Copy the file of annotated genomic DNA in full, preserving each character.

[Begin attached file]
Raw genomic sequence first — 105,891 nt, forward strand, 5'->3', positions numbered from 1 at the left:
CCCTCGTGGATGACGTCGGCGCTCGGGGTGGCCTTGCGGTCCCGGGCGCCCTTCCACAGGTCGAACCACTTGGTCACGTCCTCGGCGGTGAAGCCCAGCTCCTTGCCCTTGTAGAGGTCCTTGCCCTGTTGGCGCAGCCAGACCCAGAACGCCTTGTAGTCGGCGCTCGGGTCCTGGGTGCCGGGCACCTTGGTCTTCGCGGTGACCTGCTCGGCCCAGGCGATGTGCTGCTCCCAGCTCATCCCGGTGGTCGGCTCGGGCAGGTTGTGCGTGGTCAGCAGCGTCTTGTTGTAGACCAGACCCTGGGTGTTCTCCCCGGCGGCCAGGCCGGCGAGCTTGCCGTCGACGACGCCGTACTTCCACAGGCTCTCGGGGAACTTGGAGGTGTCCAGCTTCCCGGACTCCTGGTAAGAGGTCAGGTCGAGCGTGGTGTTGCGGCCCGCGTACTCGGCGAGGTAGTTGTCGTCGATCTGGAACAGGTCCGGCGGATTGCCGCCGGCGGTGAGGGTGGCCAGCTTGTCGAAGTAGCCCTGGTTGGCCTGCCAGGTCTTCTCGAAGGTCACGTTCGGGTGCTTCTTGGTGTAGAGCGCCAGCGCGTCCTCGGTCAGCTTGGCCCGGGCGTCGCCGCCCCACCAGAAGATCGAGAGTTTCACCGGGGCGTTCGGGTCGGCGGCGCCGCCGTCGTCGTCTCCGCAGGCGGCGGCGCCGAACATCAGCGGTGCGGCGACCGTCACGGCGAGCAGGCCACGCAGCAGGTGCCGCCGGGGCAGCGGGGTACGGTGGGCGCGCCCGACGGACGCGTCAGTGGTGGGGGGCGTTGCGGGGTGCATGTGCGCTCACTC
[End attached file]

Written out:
Raw genomic sequence first — 105,891 nt, forward strand, 5'->3', positions numbered from 1 at the left:
CCCTCGTGGATGACGTCGGCGCTCGGGGTGGCCTTGCGGTCCCGGGCGCCCTTCCACAGGTCGAACCACTTGGTCACGTCCTCGGCGGTGAAGCCCAGCTCCTTGCCCTTGTAGAGGTCCTTGCCCTGTTGGCGCAGCCAGACCCAGAACGCCTTGTAGTCGGCGCTCGGGTCCTGGGTGCCGGGCACCTTGGTCTTCGCGGTGACCTGCTCGGCCCAGGCGATGTGCTGCTCCCAGCTCATCCCGGTGGTCGGCTCGGGCAGGTTGTGCGTGGTCAGCAGCGTCTTGTTGTAGACCAGACCCTGGGTGTTCTCCCCGGCGGCCAGGCCGGCGAGCTTGCCGTCGACGACGCCGTACTTCCACAGGCTCTCGGGGAACTTGGAGGTGTCCAGCTTCCCGGACTCCTGGTAAGAGGTCAGGTCGAGCGTGGTGTTGCGGCCCGCGTACTCGGCGAGGTAGTTGTCGTCGATCTGGAACAGGTCCGGCGGATTGCCGCCGGCGGTGAGGGTGGCCAGCTTGTCGAAGTAGCCCTGGTTGGCCTGCCAGGTCTTCTCGAAGGTCACGTTCGGGTGCTTCTTGGTGTAGAGCGCCAGCGCGTCCTCGGTCAGCTTGGCCCGGGCGTCGCCGCCCCACCAGAAGATCGAGAGTTTCACCGGGGCGTTCGGGTCGGCGGCGCCGCCGTCGTCGTCTCCGCAGGCGGCGGCGCCGAACATCAGCGGTGCGGCGACCGTCACGGCGAGCAGGCCACGCAGCAGGTGCCGCCGGGGCAGCGGGGTACGGTGGGCGCGCCCGACGGACGCGTCAGTGGTGGGGGGCGTTGCGGGGTGCATGTGCGCTCACTC